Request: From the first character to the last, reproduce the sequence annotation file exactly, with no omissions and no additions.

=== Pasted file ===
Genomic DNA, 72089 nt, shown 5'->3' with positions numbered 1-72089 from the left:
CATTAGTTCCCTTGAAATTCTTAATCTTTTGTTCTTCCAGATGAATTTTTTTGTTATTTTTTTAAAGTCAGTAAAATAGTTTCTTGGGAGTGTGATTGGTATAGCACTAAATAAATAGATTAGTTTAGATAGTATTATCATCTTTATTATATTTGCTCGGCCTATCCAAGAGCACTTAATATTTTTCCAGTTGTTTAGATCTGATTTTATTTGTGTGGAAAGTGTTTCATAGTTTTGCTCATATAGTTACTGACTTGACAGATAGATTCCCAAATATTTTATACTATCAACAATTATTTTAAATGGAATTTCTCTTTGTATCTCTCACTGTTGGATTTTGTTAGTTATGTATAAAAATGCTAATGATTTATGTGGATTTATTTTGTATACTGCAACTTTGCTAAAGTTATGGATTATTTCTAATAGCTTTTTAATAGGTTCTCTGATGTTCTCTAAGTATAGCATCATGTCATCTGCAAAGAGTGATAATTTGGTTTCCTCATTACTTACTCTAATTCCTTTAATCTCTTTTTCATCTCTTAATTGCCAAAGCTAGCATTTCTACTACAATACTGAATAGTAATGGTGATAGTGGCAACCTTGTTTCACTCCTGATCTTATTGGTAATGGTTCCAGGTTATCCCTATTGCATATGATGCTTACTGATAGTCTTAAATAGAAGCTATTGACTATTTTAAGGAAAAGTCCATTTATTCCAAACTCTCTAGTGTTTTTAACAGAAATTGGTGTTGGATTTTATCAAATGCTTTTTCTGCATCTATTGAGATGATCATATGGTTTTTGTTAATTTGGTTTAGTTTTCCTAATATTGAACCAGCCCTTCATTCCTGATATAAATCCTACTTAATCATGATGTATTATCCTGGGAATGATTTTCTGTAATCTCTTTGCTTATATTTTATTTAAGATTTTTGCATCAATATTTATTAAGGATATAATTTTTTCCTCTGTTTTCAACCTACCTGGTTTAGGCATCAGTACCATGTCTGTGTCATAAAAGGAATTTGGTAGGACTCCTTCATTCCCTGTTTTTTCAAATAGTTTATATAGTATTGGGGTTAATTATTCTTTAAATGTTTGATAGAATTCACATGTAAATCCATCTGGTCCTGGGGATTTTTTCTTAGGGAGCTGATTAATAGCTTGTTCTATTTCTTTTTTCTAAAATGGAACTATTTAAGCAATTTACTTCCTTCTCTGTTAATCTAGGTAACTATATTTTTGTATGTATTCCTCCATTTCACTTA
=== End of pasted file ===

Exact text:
Genomic DNA, 72089 nt, shown 5'->3' with positions numbered 1-72089 from the left:
CATTAGTTCCCTTGAAATTCTTAATCTTTTGTTCTTCCAGATGAATTTTTTTGTTATTTTTTTAAAGTCAGTAAAATAGTTTCTTGGGAGTGTGATTGGTATAGCACTAAATAAATAGATTAGTTTAGATAGTATTATCATCTTTATTATATTTGCTCGGCCTATCCAAGAGCACTTAATATTTTTCCAGTTGTTTAGATCTGATTTTATTTGTGTGGAAAGTGTTTCATAGTTTTGCTCATATAGTTACTGACTTGACAGATAGATTCCCAAATATTTTATACTATCAACAATTATTTTAAATGGAATTTCTCTTTGTATCTCTCACTGTTGGATTTTGTTAGTTATGTATAAAAATGCTAATGATTTATGTGGATTTATTTTGTATACTGCAACTTTGCTAAAGTTATGGATTATTTCTAATAGCTTTTTAATAGGTTCTCTGATGTTCTCTAAGTATAGCATCATGTCATCTGCAAAGAGTGATAATTTGGTTTCCTCATTACTTACTCTAATTCCTTTAATCTCTTTTTCATCTCTTAATTGCCAAAGCTAGCATTTCTACTACAATACTGAATAGTAATGGTGATAGTGGCAACCTTGTTTCACTCCTGATCTTATTGGTAATGGTTCCAGGTTATCCCTATTGCATATGATGCTTACTGATAGTCTTAAATAGAAGCTATTGACTATTTTAAGGAAAAGTCCATTTATTCCAAACTCTCTAGTGTTTTTAACAGAAATTGGTGTTGGATTTTATCAAATGCTTTTTCTGCATCTATTGAGATGATCATATGGTTTTTGTTAATTTGGTTTAGTTTTCCTAATATTGAACCAGCCCTTCATTCCTGATATAAATCCTACTTAATCATGATGTATTATCCTGGGAATGATTTTCTGTAATCTCTTTGCTTATATTTTATTTAAGATTTTTGCATCAATATTTATTAAGGATATAATTTTTTCCTCTGTTTTCAACCTACCTGGTTTAGGCATCAGTACCATGTCTGTGTCATAAAAGGAATTTGGTAGGACTCCTTCATTCCCTGTTTTTTCAAATAGTTTATATAGTATTGGGGTTAATTATTCTTTAAATGTTTGATAGAATTCACATGTAAATCCATCTGGTCCTGGGGATTTTTTCTTAGGGAGCTGATTAATAGCTTGTTCTATTTCTTTTTTCTAAAATGGAACTATTTAAGCAATTTACTTCCTTCTCTGTTAATCTAGGTAACTATATTTTTGTATGTATTCCTCCATTTCACTTA